North Korea’s Meth Sales to US Shows Why Sanctions are Worthless

Daniel Greenfield, a Shillman Journalism Fellow at the Freedom Center, is a New York writer focusing on radical Islam. He is completing a book on the international challenges America faces in the 21st century.


meth-in-ruili-yunnan

Sanctions don’t work. They hurt ordinary people, but they do nothing to the regime. They didn’t work in Iraq. They don’t work in Iran. And they’re not just useless in North Korea, they make the problem worse.

When a president doesn’t want to do anything about a problem, he imposes sanctions. See Crimea, Russian Invasion of.

Crystal meth made in laboratories in North Korea is flooding the world’s drugs market, with shipments ferried through China to distribute across the globe.

In the U.S. police officers have intercepted batches of the highly addictive drug, that were bound for New York after being produced in Kim Jong-un’s Communist state.

In some parts of North Korea up to 50 per cent of the population are reported to be hooked. Parents even offer it to children to help them concentrate on their studies.

As one of the few commodities easily available, it is used for everything from treating colds to curbing hunger pangs during times of food shortages.

Experts say the North Korean government reportedly began producing meth in the 1990s to provide desperately-needed hard currency for the ruling elite.

Then it was exported, mostly to China, with reports of North Korean diplomats being sent abroad with their bags stuffed full with meth.

Experts estimate up to 40 per cent of North Korea’s foreign earnings now come from illegal activities.

Which is what happens when you impose sanctions. The black market takes off and causes worse problems for everyone. North Korea isn’t just a nuclear hub. It’s a meth hub.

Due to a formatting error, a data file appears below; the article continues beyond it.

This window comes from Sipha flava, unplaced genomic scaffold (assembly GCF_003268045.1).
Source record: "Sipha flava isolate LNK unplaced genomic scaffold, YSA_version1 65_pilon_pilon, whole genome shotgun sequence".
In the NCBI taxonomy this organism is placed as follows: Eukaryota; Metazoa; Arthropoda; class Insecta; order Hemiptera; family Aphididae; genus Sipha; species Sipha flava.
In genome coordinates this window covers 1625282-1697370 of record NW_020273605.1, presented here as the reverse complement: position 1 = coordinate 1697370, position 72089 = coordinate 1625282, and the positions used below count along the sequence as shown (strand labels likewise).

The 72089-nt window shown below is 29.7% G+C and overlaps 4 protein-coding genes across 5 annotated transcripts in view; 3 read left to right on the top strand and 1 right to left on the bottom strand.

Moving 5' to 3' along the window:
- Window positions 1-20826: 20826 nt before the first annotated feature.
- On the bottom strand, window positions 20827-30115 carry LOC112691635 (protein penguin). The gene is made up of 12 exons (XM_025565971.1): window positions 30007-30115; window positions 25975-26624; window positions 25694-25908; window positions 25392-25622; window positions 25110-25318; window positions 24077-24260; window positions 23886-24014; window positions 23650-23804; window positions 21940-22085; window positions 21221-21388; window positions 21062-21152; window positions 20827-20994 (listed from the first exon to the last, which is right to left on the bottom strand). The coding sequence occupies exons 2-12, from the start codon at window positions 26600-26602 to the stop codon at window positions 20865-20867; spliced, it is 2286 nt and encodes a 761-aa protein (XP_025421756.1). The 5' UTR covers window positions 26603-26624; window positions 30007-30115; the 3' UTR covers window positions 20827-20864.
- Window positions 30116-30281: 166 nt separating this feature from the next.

An intelligent rule of thumb is that you either do something about a country. Or you don’t. Imposing sanctions accomplishes little except to give the regime new ways to make money.

  • Veracious_one

    Most of North Korea’s income goes to the military not to anything that would improve the lives of its starving population..

  • Walter Sieruk

    One thing is for sure. Which is the people “living” under communist tyranny North Korea are in great fear of the cruel and heinous communist dictator, Kim Jong -Un. For he greatly oppresses the freedom and human rights of the people of North Korea through his ruthless and vicous Marxist police force. As for living in fear of this hideous man does bring to mind the wisdom that Benjamin Franklin printed in POOR RICHARD’S ALMANACK. For it reads “Those who are feard are also hated.”

  • alericKong

    How awful. You’re starving for days in North Korea, you stumble upon someone you trust with your health, you’re given crystal meth and happily take it because you think it’s a great new cure.

    At least when they are amputating your arm without anaesthesia, you know it’s wrong. This is one of the most evil things I’ve ever read.

  • Dutch Renitent

    @Daniel Greenfield
    But is the easing of sanctions against Iran then not a problem?

    • ATL

      Think of sanctions like a successful military operation. In particular I am referring to WW2 German military manuals. In the manuals the German officers, who wrote them, said operations had to short sharp. They said punch don’t tickle or poke. Do not feed your reinforcement or units in piece meal.
      I think sanction work the same way. I do not know exactly where to draw the line, but let’s say this. If your embargo is decades long, then it is a failure. The enemy will have adapted. Much as a blogger at SOFREP.com said “If you have a war over 3 years, you are just training them.” (paraphrase).
      There are two ways opposite but legit ways to take on an enemy in quasi peace. One is an embargo and the other is to smother them with kindness (business contacts, social contacts, etc). These are contradictory but think of the opposite psychological techniques of “door in the face” & “foot in the door” used in negotiating.
      We could both add more to this discussion. But to not get overly long, let’s just say that 1/2 azz embargoes suck azz.

  • E Plobnista

    I’ve often disagreed with Danny, but he is 100 percent accurate here. Sanctions have never worked. At best, they’ve done absolutely no good whatsoever without doing harm either. (E.g. South Africa) At worst, they have caused war. Pearl Harbor was the result of sanctions against Japan.

    • Marcus

      So what would you have done in 1939 or 1940?
      a.) Secretly arm China?
      b.) Openly Arm China?
      c.) Openly declare war on Japan?
      d.) Let Japan gobble up china and hope 10 or 20 years hence they do not threaten the U.S.?
      After the 1895 war with China and the 1905 war with Russia, the Japanese military had victory disease.